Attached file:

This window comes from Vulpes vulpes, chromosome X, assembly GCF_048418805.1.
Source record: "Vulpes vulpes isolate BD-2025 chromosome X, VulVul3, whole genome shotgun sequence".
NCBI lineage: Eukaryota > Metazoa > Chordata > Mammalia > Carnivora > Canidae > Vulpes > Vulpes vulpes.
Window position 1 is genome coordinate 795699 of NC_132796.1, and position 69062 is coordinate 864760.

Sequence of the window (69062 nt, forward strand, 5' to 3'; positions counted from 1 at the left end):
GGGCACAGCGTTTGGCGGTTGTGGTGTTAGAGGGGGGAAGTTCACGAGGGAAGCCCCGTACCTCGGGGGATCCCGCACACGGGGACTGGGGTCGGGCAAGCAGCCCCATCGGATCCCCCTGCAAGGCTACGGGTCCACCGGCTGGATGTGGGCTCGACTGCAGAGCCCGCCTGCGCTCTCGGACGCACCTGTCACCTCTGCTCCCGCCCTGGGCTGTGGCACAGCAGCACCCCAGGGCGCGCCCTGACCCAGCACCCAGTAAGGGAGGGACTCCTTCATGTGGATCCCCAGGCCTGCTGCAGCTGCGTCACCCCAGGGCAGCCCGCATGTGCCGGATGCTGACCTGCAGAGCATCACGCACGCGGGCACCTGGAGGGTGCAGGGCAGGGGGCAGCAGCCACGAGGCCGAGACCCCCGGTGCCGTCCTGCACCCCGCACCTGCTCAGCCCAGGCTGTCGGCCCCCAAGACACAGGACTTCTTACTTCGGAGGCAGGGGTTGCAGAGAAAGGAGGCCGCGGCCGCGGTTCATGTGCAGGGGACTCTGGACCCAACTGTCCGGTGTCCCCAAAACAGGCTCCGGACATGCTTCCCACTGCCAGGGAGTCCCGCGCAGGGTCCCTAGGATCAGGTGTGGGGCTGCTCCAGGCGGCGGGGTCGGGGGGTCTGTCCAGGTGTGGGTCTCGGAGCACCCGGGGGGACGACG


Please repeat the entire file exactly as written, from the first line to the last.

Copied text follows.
This window comes from Vulpes vulpes, chromosome X, assembly GCF_048418805.1.
Source record: "Vulpes vulpes isolate BD-2025 chromosome X, VulVul3, whole genome shotgun sequence".
NCBI lineage: Eukaryota > Metazoa > Chordata > Mammalia > Carnivora > Canidae > Vulpes > Vulpes vulpes.
Window position 1 is genome coordinate 795699 of NC_132796.1, and position 69062 is coordinate 864760.

Sequence of the window (69062 nt, forward strand, 5' to 3'; positions counted from 1 at the left end):
GGGCACAGCGTTTGGCGGTTGTGGTGTTAGAGGGGGGAAGTTCACGAGGGAAGCCCCGTACCTCGGGGGATCCCGCACACGGGGACTGGGGTCGGGCAAGCAGCCCCATCGGATCCCCCTGCAAGGCTACGGGTCCACCGGCTGGATGTGGGCTCGACTGCAGAGCCCGCCTGCGCTCTCGGACGCACCTGTCACCTCTGCTCCCGCCCTGGGCTGTGGCACAGCAGCACCCCAGGGCGCGCCCTGACCCAGCACCCAGTAAGGGAGGGACTCCTTCATGTGGATCCCCAGGCCTGCTGCAGCTGCGTCACCCCAGGGCAGCCCGCATGTGCCGGATGCTGACCTGCAGAGCATCACGCACGCGGGCACCTGGAGGGTGCAGGGCAGGGGGCAGCAGCCACGAGGCCGAGACCCCCGGTGCCGTCCTGCACCCCGCACCTGCTCAGCCCAGGCTGTCGGCCCCCAAGACACAGGACTTCTTACTTCGGAGGCAGGGGTTGCAGAGAAAGGAGGCCGCGGCCGCGGTTCATGTGCAGGGGACTCTGGACCCAACTGTCCGGTGTCCCCAAAACAGGCTCCGGACATGCTTCCCACTGCCAGGGAGTCCCGCGCAGGGTCCCTAGGATCAGGTGTGGGGCTGCTCCAGGCGGCGGGGTCGGGGGGTCTGTCCAGGTGTGGGTCTCGGAGCACCCGGGGGGACGACG